NBA

Why Does Everybody Think Brad Stevens Is the Best Coach in the NBA?

There aren’t many coaches with a higher approval rating than Brad Stevens. He was well regarded when he was leading a mid-major program to the brink of glory, but the acclaim went up a notch when he joined the Boston Celtics. His early teams succeeded despite a lack of proven talent. Young players seem to improve under his tutelage. What is Stevens doing that makes this all possible?

Brad Sevens looks on from the sideline
Head coach Brad Stevens of the Boston Celtics | Kathryn Riley/Getty Images

Brad Stevens was born to be a coach

It’s often said that people are born to do certain professions, but no one lives that saying more than Brad Stevens. Basketball was his first love. He began watching games on tape when he was five years old, and often went to watch the Indiana Hoosiers play with his father.

Stevens played in high school and at DePauw University, but he soon realized that his future in the game was not on the court. 

He took on a volunteer position at Butler in the summer of 2000, before putting the work in to become the school’s head coach in 2007. Under his tutelage, the Bulldogs became one of the best mid-major teams in the country.

They made the NCAA Tournament in five of his six years at the helm, and they even made it to the championship game in 2010 and 2011, losing both games narrowly to Duke and Connecticut. 

Stevens had shown enough to make himself one of the most sought-after coaches in the game. In 2013, he decided to make the jump to the NBA. 

The starless Celtics reach unexpected heights

Stevens chose to join the Boston Celtics as they began their rebuilding process. The Celtics assumed they would be a bad team for years after the end of the Kevin Garnett and Paul Pierce era, but Stevens’ leadership helped the team to quickly begin subverting expectations. After winning 25 games in his first season, Boston hit their stride after trading for Isaiah Thomas. 

Thomas had been a decent player up to that point, but he became a superstar for the Celtics. He had a career year in the 2016-17 season, averaging 29 points per game as the team claimed the number one seed in the Eastern Conference.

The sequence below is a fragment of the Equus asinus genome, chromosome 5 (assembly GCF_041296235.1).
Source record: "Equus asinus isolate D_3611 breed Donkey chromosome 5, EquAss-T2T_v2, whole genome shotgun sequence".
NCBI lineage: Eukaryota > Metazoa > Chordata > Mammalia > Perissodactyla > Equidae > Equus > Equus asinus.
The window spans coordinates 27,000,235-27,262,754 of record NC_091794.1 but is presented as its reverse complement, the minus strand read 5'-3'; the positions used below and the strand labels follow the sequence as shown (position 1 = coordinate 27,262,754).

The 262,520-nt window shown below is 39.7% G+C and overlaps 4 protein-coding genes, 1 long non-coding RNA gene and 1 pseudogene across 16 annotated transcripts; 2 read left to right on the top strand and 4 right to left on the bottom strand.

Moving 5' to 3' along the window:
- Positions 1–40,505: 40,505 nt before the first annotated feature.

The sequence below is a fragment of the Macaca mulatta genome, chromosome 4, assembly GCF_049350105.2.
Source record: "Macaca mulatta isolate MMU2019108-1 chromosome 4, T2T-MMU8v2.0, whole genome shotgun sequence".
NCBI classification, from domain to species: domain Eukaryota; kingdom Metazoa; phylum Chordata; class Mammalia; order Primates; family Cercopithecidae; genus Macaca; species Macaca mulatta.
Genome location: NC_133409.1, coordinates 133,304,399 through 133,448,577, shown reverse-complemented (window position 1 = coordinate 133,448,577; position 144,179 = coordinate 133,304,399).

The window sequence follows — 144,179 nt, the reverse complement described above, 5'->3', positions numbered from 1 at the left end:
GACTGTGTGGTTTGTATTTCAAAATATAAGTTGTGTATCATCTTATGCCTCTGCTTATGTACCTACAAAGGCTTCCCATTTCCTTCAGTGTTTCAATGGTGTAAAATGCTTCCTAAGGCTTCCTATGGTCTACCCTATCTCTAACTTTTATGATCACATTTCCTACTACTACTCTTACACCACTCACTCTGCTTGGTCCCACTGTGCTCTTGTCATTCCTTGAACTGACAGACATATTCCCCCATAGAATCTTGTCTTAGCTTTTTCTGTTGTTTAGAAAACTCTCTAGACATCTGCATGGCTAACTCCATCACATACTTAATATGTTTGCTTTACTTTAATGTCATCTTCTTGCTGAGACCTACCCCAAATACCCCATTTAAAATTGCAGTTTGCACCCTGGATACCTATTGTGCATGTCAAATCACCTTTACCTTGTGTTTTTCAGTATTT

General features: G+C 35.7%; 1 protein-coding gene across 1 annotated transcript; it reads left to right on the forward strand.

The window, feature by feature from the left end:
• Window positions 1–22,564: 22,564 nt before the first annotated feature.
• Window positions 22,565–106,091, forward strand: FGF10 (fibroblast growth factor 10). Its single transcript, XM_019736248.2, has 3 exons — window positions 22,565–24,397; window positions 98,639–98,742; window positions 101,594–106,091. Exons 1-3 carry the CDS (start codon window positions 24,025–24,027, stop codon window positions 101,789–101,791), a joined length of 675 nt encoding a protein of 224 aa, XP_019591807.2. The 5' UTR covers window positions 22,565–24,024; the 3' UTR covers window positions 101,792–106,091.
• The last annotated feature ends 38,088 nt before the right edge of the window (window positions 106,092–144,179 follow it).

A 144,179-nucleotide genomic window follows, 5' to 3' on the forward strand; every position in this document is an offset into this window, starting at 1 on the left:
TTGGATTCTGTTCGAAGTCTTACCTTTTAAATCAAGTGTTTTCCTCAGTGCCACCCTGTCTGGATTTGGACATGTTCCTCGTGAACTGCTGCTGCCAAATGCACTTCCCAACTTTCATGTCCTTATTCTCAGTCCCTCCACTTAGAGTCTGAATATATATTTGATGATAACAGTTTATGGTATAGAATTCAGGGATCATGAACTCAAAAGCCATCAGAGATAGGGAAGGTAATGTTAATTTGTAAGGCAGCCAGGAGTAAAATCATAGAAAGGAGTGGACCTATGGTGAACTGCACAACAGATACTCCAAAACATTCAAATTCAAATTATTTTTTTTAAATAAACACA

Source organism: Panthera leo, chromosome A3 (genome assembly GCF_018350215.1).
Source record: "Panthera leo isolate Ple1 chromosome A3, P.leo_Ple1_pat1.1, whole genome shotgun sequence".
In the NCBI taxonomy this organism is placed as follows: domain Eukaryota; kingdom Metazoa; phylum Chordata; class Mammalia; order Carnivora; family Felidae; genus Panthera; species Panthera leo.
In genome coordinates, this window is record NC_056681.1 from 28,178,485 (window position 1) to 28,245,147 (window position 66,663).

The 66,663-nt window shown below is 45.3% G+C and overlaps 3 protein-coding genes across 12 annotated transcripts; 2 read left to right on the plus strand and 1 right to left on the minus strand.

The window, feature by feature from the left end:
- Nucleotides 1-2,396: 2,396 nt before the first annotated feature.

Thomas’ success was a great example of what Stevens brings to the table as a coach. His track record shows that he has a way of getting the best out of players who aren’t considered to be especially talented.

Stevens’ demeanor plays a big role in this. No matter the situation, he always maintains a high level of calm that extends out to the players. His teams play hard every night and execute Stevens’ gameplans to the fullest. This is why his inbounds plays after timeouts have developed such a reputation among basketball nerds.

Boston rebounds after a chaotic downturn

The 2017-18 season began with tons of optimism in Boston. The teamed signed Gordon Hayward during free agency and then traded for Kyrie Irving a month later. All of that hype died in the first quarter of the first game when Hayward suffered a grisly leg injury. A few months later, Irving underwent knee surgery which ruled him out for the rest of the year. 

Despite the injuries, the Celtics continued to play well. Terry Rozier, Jayson Tatum, and Jaylen Brown rose in prominence and lead the team to the conference finals, where LeBron James and the Cleveland Cavaliers needed seven games to defeat them. 

With both players healthy for the next year, Boston was expected to be even better with them back on the floor. Their return actually made the team worse. Hayward never looked confident in his body, and Irving’s strange personality caused a lot of problems in the locker room.

Players who had performed so well without them were unhappy in smaller roles. Stevens couldn’t get everyone on the same page. The Celtics only won 49 games and lost to the Milwaukee Bucks in the second round of the playoffs.

Irving departed as a free agent, as did their starting center Al Horford. Kemba Walker came in to replace Irving, but the improvement of this year’s Celtics can be simplified down to addition by subtraction.

Tatum and Brown have stepped up a level, and role players like Daniel Theis and Brad Wanamaker are adding important contributions. The rotation is more settled, players are more comfortable in their roles, and the team is ready to play every night. In short, they look like a team coached by Brad Stevens.